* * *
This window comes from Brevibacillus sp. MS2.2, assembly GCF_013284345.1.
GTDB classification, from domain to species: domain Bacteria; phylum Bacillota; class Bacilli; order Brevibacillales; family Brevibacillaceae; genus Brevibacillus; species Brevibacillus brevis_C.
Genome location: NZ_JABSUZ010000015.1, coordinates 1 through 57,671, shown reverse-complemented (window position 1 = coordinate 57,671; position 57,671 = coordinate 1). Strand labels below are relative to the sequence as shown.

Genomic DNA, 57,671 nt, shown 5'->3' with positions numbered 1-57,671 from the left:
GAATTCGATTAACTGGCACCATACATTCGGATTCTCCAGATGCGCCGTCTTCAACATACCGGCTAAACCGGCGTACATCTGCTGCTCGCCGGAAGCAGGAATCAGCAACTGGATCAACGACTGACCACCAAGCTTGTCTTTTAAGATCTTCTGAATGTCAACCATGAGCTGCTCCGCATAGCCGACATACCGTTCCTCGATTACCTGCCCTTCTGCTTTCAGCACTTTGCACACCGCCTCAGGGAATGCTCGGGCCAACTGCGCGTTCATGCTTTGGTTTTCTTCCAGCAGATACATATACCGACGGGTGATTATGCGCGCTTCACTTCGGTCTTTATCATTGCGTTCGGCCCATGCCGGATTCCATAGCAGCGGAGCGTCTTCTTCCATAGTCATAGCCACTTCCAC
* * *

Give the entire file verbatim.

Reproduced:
This window comes from Brevibacillus sp. MS2.2, assembly GCF_013284345.1.
GTDB classification, from domain to species: domain Bacteria; phylum Bacillota; class Bacilli; order Brevibacillales; family Brevibacillaceae; genus Brevibacillus; species Brevibacillus brevis_C.
Genome location: NZ_JABSUZ010000015.1, coordinates 1 through 57,671, shown reverse-complemented (window position 1 = coordinate 57,671; position 57,671 = coordinate 1). Strand labels below are relative to the sequence as shown.

Genomic DNA, 57,671 nt, shown 5'->3' with positions numbered 1-57,671 from the left:
GAATTCGATTAACTGGCACCATACATTCGGATTCTCCAGATGCGCCGTCTTCAACATACCGGCTAAACCGGCGTACATCTGCTGCTCGCCGGAAGCAGGAATCAGCAACTGGATCAACGACTGACCACCAAGCTTGTCTTTTAAGATCTTCTGAATGTCAACCATGAGCTGCTCCGCATAGCCGACATACCGTTCCTCGATTACCTGCCCTTCTGCTTTCAGCACTTTGCACACCGCCTCAGGGAATGCTCGGGCCAACTGCGCGTTCATGCTTTGGTTTTCTTCCAGCAGATACATATACCGACGGGTGATTATGCGCGCTTCACTTCGGTCTTTATCATTGCGTTCGGCCCATGCCGGATTCCATAGCAGCGGAGCGTCTTCTTCCATAGTCATAGCCACTTCCAC